My next book will come out this Thursday, and will be free in its electronic format for the rest of the month, until Jan 8, when it goes up to $.99. This means I'm working my tail off to get the interior graphics as I want them, and have had friends (specifically my mother) reading for typos. I hate typos, but I always make a million of them, most often of the skipped word variety. BTW, if you ever find a typo in one of my books, please do let me know. I'll fix it at the next opportunity and put your name in the acknowledgments, because I really do appreciate that.
This next book, Someone Else's Fairytale, is about a college student who catches the eye of the hottest actor in Hollywood, and she hasn't even bothered to see most of his movies. The idea occurred to me when I was thinking about various random good things that have happened to me that I hadn't ever wished for. Then I decided to take that idea to an extreme and came up with this very funny premise. Can you imagine having, say, Robert Pattinson show up on your doorstep to feed you ice cream when you haven't bothered to watch Twilight?
For the setting, well that was obvious. It had to be Albuquerque, the city that is basically a small town. Many actors have grown up there, from big names like Neil Patrick Harris to small bit parts like the kid crying in the hallway of Titanic. Even though the number of Hollywood success stories is probably typical of that size population, the fact that it is so close knit means that people know who in Hollywood is from Albuquerque. Their former classmates are still around with their amusing stories of how said famous people were in grade school.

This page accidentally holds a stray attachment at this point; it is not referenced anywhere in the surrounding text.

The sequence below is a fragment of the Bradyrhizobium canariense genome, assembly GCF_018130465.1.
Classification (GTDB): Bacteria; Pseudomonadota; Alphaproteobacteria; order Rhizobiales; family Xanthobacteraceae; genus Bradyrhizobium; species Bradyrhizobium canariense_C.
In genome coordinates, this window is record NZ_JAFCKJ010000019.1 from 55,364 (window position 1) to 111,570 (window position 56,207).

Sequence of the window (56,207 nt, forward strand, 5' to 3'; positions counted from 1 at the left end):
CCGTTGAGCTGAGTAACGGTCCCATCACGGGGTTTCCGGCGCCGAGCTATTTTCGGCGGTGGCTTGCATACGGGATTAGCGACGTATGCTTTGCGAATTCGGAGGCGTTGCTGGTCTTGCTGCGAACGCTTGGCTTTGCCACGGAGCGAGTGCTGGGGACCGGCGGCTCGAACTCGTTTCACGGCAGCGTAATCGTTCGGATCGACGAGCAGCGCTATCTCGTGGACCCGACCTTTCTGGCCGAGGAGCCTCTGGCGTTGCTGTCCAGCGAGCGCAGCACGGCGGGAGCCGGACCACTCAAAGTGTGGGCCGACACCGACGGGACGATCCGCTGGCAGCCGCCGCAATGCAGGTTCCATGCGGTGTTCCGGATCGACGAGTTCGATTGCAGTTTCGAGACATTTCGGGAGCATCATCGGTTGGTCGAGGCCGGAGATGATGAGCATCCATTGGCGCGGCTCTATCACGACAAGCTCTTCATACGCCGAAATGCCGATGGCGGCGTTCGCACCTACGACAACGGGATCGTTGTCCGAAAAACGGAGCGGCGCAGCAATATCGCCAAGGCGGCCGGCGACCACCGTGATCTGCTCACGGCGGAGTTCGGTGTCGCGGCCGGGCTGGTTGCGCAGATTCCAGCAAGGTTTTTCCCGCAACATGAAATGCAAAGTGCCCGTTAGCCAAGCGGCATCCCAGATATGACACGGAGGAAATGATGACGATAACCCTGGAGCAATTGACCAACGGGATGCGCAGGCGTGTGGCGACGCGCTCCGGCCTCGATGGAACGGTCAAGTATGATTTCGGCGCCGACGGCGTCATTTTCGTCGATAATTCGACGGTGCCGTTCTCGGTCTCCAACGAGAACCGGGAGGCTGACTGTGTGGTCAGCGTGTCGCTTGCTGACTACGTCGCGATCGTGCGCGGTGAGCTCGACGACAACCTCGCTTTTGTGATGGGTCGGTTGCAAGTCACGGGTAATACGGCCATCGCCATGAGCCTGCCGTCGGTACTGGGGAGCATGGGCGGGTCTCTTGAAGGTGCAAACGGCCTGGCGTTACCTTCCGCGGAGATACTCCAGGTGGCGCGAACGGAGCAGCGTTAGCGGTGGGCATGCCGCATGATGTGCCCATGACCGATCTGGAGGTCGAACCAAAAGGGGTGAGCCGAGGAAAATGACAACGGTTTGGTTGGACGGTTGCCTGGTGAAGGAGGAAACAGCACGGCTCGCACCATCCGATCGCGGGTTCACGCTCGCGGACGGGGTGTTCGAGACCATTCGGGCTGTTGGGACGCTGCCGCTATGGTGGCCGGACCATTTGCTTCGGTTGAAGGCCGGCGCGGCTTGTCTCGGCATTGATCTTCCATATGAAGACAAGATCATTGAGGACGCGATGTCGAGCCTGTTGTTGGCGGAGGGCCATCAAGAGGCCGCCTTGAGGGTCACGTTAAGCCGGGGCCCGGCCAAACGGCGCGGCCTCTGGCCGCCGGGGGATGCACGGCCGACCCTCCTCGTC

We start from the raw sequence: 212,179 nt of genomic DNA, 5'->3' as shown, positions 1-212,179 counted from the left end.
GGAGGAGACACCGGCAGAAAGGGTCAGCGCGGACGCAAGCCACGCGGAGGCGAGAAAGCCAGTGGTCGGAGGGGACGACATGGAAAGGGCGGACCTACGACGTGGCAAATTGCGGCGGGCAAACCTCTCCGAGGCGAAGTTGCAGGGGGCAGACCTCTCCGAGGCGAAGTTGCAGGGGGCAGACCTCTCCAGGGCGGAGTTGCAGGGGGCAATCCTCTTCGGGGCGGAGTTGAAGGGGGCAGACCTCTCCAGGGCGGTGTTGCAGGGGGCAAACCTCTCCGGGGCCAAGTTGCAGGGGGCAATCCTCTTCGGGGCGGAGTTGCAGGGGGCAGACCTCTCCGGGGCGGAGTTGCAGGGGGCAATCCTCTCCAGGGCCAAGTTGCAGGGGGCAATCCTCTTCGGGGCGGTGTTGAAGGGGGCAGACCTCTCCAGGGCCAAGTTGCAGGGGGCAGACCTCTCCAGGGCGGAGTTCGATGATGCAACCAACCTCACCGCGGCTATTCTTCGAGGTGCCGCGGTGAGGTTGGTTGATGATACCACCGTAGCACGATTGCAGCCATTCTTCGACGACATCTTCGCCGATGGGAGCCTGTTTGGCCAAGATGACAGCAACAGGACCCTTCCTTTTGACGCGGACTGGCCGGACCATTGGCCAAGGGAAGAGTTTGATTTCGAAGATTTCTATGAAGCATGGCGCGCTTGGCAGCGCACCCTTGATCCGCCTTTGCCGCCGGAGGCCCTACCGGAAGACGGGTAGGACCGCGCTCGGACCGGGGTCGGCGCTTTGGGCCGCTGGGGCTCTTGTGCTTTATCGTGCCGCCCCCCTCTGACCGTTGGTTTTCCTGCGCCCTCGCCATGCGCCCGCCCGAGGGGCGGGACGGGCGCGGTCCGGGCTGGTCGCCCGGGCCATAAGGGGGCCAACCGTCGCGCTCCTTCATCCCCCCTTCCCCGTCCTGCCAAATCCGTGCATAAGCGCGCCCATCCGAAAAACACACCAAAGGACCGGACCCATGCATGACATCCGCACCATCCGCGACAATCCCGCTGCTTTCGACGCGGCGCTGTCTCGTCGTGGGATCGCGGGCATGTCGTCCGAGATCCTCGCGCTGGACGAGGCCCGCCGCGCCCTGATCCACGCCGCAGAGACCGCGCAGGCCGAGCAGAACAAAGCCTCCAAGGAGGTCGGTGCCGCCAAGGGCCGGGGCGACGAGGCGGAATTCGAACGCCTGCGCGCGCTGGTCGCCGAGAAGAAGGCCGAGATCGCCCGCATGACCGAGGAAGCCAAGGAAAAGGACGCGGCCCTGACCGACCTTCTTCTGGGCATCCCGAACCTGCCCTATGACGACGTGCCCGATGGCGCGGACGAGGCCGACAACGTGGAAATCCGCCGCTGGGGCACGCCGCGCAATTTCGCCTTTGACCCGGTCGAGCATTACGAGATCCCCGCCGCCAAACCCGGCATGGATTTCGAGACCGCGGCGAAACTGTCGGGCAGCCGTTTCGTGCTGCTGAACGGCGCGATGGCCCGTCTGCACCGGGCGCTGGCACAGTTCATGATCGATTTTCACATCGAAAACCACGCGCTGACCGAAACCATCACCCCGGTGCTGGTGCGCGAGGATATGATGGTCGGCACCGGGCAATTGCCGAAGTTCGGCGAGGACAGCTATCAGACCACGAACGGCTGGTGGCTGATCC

My next thought, once I had the premise and setting, was: What if you're someone who has a reason to avoid media exposure? With this thought, I came up with my protagonist, Chloe Winters. She's got the same last name as a prominent Albuquerque dentist, because she is his daughter, just not by his wife. Hence the Winters family aren't thrilled that she exists. Besides that, the police recognize her name and she's got some unusual scars that she never talks about. When she gets her picture in the paper for talking to Mr. Hollywood, her property gets hit with vandalism.
And that's the set up for Someone Else's Fairytale. I had way too much fun writing this one, because even though a lot of fairytale conventions are out of date, they still captivate us. My contention, there's no reason to give up on fairytales. We just need to be honest about what makes a true Happily Ever After.